Home > Eric Rowe, Guest Blogger > A Note on The Holy Mountain

A Note on The Holy Mountain

today’s posting written by a friend on the fringe, Eric Rowe

Alejandro Jodorowsky’s The Holy Mountain is a bizarre, surreal satirical exploration of a man’s quest for his inner truth.  On that note, this is not a film for everyone.  That needs repeating; this is not a film for everyone.  This is the type of film that would shock most casual viewers by its grotesque, yet beautiful visuals and overall unconventional story telling.

The Holy Mountain is one of my favorite films because of the challenge it poses to its viewers to think critically, not only about the film but also about their own personal spirituality, society, and religion.  The film follows a Christ-like figure that wanders through a bizarre, perverse land where he encounters a mystical enlightened guide, whom sends him on a spiritual pilgrimage.  The film is stuffed full of beautiful, however perverse, imagery as the viewer follows this Christ-like figure through his pilgrimage.  The most common response to the film is that it attacks organized religion, though this is most likely an effort of average moviegoers to dismiss the film and avoid deeper reflection. Upon closer examination one can see that Jodorowsky was trying to illuminate precisely how primitive our understanding of the world can be. As the theorist Abraham Maslow suggested in A Theory of Human Motivation, self-actualization is the highest stage of human physiological development. This film illustrates the journey to this end.

At first glance, the film appears to be a simple hero’s journey, a man seeking truth in a maniac world, but it also must be interpreted as a reflection on both Jodorowsky’s and the audiences’ lives.  The Christ-like figure must face the numerous temptations of this world. Along this journey Jodorowsky stresses the importance of making one’s own decisions and the consequences that ensue.  In an early scene the protagonist walks through Mexico City to observe all of the city’s grotesque distractions that astonish the eye and confuse the mind.  It is a bizarre festival of whores, soldiers, and liars. After taking it all in, the figure then meets priests who befriend him and proceed to mass-produce a mold of him under the promise of enlightenment.  They have created a product that is promised to bring clarity, belying their true intention to market it to society, in effect emulating the everyday promises of new technologies. It’s a concept that has been used throughout history. The figure, disgusted by this greed, flees on a journey to find his personal truth.  In this way Jodorowsky suggests that man sees the world as chaos. He further suggests that each person must arrive at his or her own conclusions, finding their own personal truth without being alienated by a society whose intentions may be deceptive.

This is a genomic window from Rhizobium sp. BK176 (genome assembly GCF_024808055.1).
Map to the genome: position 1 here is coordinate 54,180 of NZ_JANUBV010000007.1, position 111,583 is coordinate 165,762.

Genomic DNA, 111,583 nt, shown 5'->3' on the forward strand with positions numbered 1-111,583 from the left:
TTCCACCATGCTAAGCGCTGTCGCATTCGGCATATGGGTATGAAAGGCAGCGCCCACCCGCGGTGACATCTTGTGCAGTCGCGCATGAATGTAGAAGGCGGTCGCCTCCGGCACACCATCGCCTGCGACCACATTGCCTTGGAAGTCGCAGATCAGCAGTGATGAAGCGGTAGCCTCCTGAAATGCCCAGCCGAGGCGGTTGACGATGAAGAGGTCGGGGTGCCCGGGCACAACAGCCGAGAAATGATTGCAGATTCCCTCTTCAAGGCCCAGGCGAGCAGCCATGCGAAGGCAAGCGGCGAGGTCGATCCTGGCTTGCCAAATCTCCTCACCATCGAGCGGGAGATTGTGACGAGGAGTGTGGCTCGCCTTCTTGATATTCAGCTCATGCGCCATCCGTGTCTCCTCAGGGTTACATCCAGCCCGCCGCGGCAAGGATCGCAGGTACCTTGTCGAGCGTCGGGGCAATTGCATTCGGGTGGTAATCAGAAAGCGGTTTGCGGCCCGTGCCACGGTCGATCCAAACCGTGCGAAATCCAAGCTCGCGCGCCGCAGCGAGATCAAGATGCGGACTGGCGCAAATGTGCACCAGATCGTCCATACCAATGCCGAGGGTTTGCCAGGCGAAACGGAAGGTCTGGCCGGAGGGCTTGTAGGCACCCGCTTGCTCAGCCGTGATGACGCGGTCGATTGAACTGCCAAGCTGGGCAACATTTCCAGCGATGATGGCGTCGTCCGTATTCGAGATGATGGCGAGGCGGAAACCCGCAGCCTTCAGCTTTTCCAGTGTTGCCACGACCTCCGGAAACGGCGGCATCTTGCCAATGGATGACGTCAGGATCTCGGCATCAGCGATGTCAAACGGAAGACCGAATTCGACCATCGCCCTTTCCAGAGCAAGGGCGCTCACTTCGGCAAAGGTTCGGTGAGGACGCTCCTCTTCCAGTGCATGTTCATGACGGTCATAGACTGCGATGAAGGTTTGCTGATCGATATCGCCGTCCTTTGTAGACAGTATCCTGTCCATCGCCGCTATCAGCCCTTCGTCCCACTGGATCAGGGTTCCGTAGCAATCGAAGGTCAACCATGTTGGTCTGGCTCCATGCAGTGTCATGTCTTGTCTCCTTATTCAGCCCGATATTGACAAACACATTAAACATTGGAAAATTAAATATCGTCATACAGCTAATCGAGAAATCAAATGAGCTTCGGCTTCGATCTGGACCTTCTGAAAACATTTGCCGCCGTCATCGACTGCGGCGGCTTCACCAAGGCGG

The final act of the film is the most linear in that this is when the actual journey towards enlightenment takes place. Our protagonist has faced many challenges on the path to enlightenment: distractions, debauchery, and confronting personal fears.  After all the trials and tribulations the figure, and those who have joined him along the way, complete their journey to the top of a mountain.  Again this is reminiscent of Maslow’s Hierarchy of Needs, where the ultimate twist is revealed and the alchemist breaks the fourth wall as if to tell the audience, “What did you expect?  This is just a movie!”

In the end, Jodorowsky does not provide any obvious answers, implying that viewers must find their own meanings and identify their own self-actualization. Jodorowsky makes his final statement about spirituality and beliefs perfectly with this ending, asking each of us to find our own truth because life is a series of experiences that no one can fully understand or can possibly interpret in the same way.  The film suggests that society at times can frighten, tempt, and distract, and if one cannot accept these, then they will not experience the pinnacle of true living. Thus, we all must experience life for ourselves, finding truth and meaning in its events as they pertain to our selves. For the film The Holy Mountain, as in life, one must find his own meaning and develop his own interpretations. This was mine.

Categories: Eric Rowe, Guest Blogger Tags:
  1. No comments yet.
  1. No trackbacks yet.